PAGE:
Third Dhaka Art Summit draws huge enthusiasm

Nashia Kamal | Published: February 12, 2016 20:09:59 | Updated: October 23, 2017 11:09:58


The Dhaka Art Summit, now in its third year, concluded on February 8, 2016 after four consecutive days at the Bangladesh Shilpakala Academy. This year's event featured a total of six exhibitions, 17 solo works, film screenings from over 35 artists, performance art, and, new to this year's summit, the "Critical Writing Ensemble" and "Live Feed Station."
The "Critical Writing Ensemble" brought together works from bright South Asian litterateurs, while the "Live Feed Station", hosted in conjunction with the Asia Art Archive, was a living bibliography of sorts, bringing together interesting publications from the past century. These additions added more of a written word component to the event than previous years.
The six exhibitions included "Rewind," which featured artists preceding the late 80s, "The Missing One," which was a science fiction-inspired exploration in painting, "Architecture in Bangladesh", featuring architects who shaped the country, and "Mining Warm Data," an exhibit that seeks to tell history through subjective experience. This exhibit featured photographs, art and artefacts from across the globe, and centred around Chitra Ganesh and Miriam Ghani's post-9/11 "Index of the Disappeared" - a conceptual work featuring plastic balloon-like objects printed with the photos and names of those "disappeared" from America.
Another exhibition was "Soul Searching," an art space to highlight local artists. Notable works included "Pouch of Mother" by Rokeya Sultana, whose explosively colourful works "capture the essence of the liberation war," as one passer-by noted. With rifles wrapped in rope, sari-draped figures set against the backdrop of war, the face of Sheikh Mujib rising above the crowded masses, one could see how. This exhibition also featured works from Rashid Talukder, the iconic photojournalist who gained attention for his capturing of the Liberation War, as well as lesser-known artists such as the young Ariyan Arin Khan.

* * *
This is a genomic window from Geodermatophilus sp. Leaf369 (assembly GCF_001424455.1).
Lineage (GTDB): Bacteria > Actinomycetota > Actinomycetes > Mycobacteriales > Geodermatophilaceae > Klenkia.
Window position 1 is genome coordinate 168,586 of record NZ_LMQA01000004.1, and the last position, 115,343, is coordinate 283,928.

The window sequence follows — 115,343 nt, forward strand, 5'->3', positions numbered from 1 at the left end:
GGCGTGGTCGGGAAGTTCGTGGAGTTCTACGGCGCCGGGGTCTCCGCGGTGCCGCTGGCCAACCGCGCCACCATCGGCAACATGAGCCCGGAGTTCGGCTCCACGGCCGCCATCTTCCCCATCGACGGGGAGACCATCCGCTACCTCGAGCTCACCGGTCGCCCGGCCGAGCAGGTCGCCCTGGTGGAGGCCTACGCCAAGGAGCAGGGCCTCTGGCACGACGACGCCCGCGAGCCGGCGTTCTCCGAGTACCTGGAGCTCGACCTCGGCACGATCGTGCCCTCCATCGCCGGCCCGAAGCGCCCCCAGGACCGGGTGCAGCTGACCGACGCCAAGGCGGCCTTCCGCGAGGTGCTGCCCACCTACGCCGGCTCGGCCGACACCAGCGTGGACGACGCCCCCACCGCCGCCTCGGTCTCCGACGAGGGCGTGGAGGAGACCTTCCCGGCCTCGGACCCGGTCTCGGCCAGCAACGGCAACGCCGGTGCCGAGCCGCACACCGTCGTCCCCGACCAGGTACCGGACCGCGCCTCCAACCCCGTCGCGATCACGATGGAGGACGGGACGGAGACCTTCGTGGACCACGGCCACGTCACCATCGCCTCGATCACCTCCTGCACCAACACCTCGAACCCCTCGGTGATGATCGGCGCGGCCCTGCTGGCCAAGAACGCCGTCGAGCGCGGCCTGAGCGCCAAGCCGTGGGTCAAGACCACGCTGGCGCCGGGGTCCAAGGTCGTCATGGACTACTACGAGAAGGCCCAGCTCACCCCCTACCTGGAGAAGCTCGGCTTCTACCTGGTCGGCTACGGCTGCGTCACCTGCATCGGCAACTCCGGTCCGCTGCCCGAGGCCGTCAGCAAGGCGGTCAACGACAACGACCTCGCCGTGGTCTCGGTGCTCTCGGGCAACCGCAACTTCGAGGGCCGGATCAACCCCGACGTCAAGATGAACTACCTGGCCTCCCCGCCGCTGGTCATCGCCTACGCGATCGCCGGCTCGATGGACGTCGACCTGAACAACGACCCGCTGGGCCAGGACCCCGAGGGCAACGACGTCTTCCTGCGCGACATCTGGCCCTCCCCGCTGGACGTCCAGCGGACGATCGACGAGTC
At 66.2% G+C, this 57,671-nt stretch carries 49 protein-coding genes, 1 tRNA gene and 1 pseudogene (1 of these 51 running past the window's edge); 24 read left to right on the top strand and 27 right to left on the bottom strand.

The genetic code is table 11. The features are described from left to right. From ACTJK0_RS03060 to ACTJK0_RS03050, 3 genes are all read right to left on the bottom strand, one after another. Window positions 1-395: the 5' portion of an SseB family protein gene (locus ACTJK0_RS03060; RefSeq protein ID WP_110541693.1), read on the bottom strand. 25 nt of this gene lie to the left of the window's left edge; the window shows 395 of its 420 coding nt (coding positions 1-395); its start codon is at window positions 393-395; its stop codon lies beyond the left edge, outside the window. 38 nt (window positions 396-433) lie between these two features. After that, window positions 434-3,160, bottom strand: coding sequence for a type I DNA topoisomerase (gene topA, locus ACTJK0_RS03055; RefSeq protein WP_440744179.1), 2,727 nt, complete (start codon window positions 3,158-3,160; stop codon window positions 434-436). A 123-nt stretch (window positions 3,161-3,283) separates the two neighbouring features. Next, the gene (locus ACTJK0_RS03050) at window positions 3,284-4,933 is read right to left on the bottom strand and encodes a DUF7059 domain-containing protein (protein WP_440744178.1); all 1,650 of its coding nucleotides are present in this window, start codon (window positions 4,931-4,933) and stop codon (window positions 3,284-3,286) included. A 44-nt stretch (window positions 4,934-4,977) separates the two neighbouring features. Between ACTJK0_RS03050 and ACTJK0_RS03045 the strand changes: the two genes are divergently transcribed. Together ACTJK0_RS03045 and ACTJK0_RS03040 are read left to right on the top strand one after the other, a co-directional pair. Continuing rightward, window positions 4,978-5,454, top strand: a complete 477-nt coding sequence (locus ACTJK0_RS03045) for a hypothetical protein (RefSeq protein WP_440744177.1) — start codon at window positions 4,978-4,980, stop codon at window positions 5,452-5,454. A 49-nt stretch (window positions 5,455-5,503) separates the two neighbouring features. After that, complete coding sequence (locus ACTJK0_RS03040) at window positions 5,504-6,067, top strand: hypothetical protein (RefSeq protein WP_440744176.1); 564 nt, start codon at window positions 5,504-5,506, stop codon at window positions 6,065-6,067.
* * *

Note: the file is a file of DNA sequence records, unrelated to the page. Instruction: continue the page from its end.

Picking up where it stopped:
The final exhibition featured winners of the Samdani Art Award, given to upcoming artists chosen by Daniel Baumann, Director of Kunsthalle Zurich, who was initially asked to choose ten individuals from a long list of 20 Bangladeshi artists. Unable to narrow it down to ten, Baumann selected 13. Baumann writes in the exhibit's introduction, "Their works and approaches seem to form a strong current at the moment, a current that I tried to understand as an urge to build up a visual memory and culture for a very young country at the brink of maybe a new era. All of their works pick up important issues of the moment such as the menacing destruction of places and subcultures such as Old Dhaka, the highly problematic, nevertheless fascinating dismantling of ghost ships, the huge social differences Bangladesh is built on, and the potentially taboo-laden relationships between the sexes and religion." Recipients of the Samdani Art Award go on to have residencies at the Delfina Foundation.
The Dhaka Art Summit serves as a venue for elites, intellectuals, politicians, art-enthusiasts and youth to mingle while appreciating South Asia's best. This year's event was not, however, free of conflict. At the onset of the event, the "Mining Warm Data" featured "Last Words" by Tibetan artists Ritu Sarin and Tenzing Sonam, a display that showed letters written by Tibetan protesters before self-immolation. Indian Express reported that the display was covered after censure from the Chinese Ambassador to Bangladesh, Ma Mingqiang.
The Samdani Art Foundation, a private foundation whose offices are located in Dhaka as well, hosted the summit. Plans for the next summit have not yet been announced.
nkamal01@villanova.edu

Share if you like